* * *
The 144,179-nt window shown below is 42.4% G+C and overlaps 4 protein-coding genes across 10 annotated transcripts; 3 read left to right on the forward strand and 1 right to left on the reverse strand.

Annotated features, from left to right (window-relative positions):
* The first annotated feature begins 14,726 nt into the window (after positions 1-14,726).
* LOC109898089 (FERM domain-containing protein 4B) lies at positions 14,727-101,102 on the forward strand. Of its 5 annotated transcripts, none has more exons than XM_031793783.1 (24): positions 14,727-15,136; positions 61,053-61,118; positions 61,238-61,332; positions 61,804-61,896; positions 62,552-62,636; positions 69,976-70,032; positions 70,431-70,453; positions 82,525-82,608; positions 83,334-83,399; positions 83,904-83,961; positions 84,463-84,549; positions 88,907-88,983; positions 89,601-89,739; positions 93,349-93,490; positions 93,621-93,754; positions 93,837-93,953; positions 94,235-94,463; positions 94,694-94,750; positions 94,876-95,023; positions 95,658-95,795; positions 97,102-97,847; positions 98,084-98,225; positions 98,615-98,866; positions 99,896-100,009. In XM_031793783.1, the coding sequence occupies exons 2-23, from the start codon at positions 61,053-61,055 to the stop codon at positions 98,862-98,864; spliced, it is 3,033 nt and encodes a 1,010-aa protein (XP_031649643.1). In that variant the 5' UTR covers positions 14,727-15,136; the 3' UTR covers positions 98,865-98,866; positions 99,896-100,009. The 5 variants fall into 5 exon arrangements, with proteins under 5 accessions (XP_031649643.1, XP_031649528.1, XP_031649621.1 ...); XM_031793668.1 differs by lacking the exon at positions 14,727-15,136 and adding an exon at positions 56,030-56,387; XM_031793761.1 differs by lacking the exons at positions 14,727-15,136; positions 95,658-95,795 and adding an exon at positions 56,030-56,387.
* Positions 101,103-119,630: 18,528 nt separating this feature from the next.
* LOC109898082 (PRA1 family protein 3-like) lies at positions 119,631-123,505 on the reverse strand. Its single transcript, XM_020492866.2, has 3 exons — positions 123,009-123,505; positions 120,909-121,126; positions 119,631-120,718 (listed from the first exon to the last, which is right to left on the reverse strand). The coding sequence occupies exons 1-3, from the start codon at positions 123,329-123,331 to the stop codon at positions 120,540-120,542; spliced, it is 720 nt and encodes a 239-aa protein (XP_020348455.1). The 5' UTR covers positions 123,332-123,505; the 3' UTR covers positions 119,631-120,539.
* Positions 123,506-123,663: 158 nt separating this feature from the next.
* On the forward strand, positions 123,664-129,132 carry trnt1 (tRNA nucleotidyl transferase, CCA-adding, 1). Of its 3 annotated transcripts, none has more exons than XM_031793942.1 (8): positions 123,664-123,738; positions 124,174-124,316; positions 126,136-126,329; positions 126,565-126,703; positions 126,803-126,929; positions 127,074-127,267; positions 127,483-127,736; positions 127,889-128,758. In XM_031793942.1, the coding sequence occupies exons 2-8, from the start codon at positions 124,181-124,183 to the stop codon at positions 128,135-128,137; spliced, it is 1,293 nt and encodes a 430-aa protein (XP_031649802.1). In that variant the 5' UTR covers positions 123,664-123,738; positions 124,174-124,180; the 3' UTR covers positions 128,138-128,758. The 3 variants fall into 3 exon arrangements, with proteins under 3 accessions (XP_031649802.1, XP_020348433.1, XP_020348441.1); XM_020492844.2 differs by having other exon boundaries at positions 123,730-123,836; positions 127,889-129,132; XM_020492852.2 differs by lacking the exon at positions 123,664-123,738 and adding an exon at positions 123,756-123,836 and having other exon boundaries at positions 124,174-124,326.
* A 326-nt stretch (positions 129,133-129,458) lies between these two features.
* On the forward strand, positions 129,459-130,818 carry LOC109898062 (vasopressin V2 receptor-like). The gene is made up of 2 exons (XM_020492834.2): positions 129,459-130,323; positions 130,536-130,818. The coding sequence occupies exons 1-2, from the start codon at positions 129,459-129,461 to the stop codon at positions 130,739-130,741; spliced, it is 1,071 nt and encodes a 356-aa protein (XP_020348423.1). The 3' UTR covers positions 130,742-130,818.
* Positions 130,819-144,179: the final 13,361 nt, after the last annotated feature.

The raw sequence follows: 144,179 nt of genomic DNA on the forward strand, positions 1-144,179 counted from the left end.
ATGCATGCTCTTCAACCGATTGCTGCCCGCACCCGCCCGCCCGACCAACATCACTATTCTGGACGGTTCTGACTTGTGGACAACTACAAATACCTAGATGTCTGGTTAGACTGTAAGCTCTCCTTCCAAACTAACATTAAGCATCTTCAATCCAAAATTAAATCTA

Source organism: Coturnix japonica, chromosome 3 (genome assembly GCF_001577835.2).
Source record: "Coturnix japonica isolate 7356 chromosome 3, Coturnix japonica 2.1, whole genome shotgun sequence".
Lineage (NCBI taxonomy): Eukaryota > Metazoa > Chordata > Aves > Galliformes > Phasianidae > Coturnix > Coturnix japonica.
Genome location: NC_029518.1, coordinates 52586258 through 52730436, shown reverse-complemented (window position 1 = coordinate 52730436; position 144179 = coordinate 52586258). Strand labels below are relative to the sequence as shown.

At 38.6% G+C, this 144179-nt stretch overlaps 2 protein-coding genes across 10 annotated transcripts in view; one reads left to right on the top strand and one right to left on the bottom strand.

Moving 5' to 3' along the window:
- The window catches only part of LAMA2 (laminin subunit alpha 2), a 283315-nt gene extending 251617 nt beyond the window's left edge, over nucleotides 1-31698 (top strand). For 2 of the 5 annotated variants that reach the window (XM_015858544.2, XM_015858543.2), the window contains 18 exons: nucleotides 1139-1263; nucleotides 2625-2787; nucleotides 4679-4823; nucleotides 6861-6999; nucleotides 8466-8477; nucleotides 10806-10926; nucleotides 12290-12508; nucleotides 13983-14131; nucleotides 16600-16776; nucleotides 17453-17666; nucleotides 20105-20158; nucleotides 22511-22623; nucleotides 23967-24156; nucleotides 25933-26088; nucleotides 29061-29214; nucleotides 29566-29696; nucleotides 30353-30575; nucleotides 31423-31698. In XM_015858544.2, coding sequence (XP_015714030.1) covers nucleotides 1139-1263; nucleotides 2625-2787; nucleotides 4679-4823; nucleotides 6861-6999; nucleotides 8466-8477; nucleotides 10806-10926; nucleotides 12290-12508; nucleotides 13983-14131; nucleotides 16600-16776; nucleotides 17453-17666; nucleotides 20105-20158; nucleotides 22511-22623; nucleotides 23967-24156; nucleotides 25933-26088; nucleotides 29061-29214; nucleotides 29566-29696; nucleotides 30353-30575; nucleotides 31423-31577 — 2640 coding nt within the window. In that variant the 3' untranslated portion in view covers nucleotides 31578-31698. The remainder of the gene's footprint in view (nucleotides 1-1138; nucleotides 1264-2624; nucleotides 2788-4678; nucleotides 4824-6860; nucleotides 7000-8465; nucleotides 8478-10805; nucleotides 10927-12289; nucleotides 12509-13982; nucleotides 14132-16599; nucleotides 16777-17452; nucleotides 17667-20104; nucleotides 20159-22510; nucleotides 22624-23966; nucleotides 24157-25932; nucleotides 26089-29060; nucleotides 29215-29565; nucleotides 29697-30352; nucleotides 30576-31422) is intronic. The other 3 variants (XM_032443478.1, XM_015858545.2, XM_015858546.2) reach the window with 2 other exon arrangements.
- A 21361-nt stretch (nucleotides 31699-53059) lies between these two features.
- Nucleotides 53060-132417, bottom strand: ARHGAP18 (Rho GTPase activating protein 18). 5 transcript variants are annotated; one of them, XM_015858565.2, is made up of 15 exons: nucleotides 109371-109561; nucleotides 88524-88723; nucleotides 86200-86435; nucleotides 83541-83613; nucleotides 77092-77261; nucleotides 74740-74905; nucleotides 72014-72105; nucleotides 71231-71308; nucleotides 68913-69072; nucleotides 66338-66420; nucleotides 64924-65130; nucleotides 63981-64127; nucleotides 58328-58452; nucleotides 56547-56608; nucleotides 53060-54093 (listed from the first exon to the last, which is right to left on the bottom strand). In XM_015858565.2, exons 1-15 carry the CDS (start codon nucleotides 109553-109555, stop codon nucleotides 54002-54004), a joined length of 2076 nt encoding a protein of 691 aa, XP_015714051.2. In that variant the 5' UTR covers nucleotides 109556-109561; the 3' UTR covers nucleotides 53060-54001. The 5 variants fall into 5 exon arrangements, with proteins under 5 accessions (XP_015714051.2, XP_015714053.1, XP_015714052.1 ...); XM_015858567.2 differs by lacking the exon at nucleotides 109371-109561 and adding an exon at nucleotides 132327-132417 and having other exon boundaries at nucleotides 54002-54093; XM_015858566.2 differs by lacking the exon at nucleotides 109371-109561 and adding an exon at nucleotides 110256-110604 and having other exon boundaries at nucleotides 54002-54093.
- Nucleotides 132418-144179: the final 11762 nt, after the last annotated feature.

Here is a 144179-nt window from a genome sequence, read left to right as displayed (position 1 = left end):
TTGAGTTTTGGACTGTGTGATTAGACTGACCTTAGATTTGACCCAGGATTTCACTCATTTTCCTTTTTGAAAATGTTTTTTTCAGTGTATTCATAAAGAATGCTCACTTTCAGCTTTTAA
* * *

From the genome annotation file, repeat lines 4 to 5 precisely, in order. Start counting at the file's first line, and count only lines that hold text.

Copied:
* LOC109898089 (FERM domain-containing protein 4B) lies at positions 14,727-101,102 on the forward strand. Of its 5 annotated transcripts, none has more exons than XM_031793783.1 (24): positions 14,727-15,136; positions 61,053-61,118; positions 61,238-61,332; positions 61,804-61,896; positions 62,552-62,636; positions 69,976-70,032; positions 70,431-70,453; positions 82,525-82,608; positions 83,334-83,399; positions 83,904-83,961; positions 84,463-84,549; positions 88,907-88,983; positions 89,601-89,739; positions 93,349-93,490; positions 93,621-93,754; positions 93,837-93,953; positions 94,235-94,463; positions 94,694-94,750; positions 94,876-95,023; positions 95,658-95,795; positions 97,102-97,847; positions 98,084-98,225; positions 98,615-98,866; positions 99,896-100,009. In XM_031793783.1, the coding sequence occupies exons 2-23, from the start codon at positions 61,053-61,055 to the stop codon at positions 98,862-98,864; spliced, it is 3,033 nt and encodes a 1,010-aa protein (XP_031649643.1). In that variant the 5' UTR covers positions 14,727-15,136; the 3' UTR covers positions 98,865-98,866; positions 99,896-100,009. The 5 variants fall into 5 exon arrangements, with proteins under 5 accessions (XP_031649643.1, XP_031649528.1, XP_031649621.1 ...); XM_031793668.1 differs by lacking the exon at positions 14,727-15,136 and adding an exon at positions 56,030-56,387; XM_031793761.1 differs by lacking the exons at positions 14,727-15,136; positions 95,658-95,795 and adding an exon at positions 56,030-56,387.
* Positions 101,103-119,630: 18,528 nt separating this feature from the next.